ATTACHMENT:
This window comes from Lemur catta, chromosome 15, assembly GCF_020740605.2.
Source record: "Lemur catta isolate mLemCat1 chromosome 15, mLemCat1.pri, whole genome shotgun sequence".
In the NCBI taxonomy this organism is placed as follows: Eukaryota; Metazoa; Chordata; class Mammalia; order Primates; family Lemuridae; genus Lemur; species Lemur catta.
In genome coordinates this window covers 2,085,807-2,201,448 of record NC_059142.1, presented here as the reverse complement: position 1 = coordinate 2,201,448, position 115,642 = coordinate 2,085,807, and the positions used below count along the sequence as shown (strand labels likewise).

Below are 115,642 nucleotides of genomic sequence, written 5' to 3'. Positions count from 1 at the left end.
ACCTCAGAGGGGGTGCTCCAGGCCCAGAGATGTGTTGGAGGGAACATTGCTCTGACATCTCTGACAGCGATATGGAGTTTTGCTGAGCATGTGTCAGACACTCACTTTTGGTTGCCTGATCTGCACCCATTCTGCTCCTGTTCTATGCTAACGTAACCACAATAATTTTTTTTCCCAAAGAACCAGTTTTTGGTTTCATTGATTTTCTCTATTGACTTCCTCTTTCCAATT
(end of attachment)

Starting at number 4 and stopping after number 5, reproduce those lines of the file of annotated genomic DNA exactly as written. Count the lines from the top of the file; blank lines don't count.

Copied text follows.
In genome coordinates this window covers 2,085,807-2,201,448 of record NC_059142.1, presented here as the reverse complement: position 1 = coordinate 2,201,448, position 115,642 = coordinate 2,085,807, and the positions used below count along the sequence as shown (strand labels likewise).

Below are 115,642 nucleotides of genomic sequence, written 5' to 3'. Positions count from 1 at the left end.